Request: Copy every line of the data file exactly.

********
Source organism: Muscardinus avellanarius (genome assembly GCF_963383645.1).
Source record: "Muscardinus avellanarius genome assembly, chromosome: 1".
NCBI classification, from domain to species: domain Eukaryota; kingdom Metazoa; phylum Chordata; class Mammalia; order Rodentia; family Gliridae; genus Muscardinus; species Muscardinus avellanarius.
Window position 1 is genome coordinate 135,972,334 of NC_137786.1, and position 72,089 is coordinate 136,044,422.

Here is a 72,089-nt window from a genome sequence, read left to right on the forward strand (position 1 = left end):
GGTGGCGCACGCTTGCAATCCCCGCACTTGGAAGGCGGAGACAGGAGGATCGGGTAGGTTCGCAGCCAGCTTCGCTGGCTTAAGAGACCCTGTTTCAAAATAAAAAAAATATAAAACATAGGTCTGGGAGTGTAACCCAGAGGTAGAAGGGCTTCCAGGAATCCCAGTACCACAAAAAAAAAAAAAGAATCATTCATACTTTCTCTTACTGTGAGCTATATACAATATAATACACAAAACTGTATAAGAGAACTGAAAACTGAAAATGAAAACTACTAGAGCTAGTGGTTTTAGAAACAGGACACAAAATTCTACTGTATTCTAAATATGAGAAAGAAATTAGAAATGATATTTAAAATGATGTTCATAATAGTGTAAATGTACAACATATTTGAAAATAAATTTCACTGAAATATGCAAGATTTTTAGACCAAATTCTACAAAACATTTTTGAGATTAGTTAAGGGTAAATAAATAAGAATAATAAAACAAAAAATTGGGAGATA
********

Source organism: Muscardinus avellanarius (genome assembly GCF_963383645.1).
Source record: "Muscardinus avellanarius genome assembly, chromosome: 1".
NCBI classification, from domain to species: domain Eukaryota; kingdom Metazoa; phylum Chordata; class Mammalia; order Rodentia; family Gliridae; genus Muscardinus; species Muscardinus avellanarius.
Window position 1 is genome coordinate 135,972,334 of NC_137786.1, and position 72,089 is coordinate 136,044,422.

Here is a 72,089-nt window from a genome sequence, read left to right on the forward strand (position 1 = left end):
GGTGGCGCACGCTTGCAATCCCCGCACTTGGAAGGCGGAGACAGGAGGATCGGGTAGGTTCGCAGCCAGCTTCGCTGGCTTAAGAGACCCTGTTTCAAAATAAAAAAAATATAAAACATAGGTCTGGGAGTGTAACCCAGAGGTAGAAGGGCTTCCAGGAATCCCAGTACCACAAAAAAAAAAAAAGAATCATTCATACTTTCTCTTACTGTGAGCTATATACAATATAATACACAAAACTGTATAAGAGAACTGAAAACTGAAAATGAAAACTACTAGAGCTAGTGGTTTTAGAAACAGGACACAAAATTCTACTGTATTCTAAATATGAGAAAGAAATTAGAAATGATATTTAAAATGATGTTCATAATAGTGTAAATGTACAACATATTTGAAAATAAATTTCACTGAAATATGCAAGATTTTTAGACCAAATTCTACAAAACATTTTTGAGATTAGTTAAGGGTAAATAAATAAGAATAATAAAACAAAAAATTGGGAGATA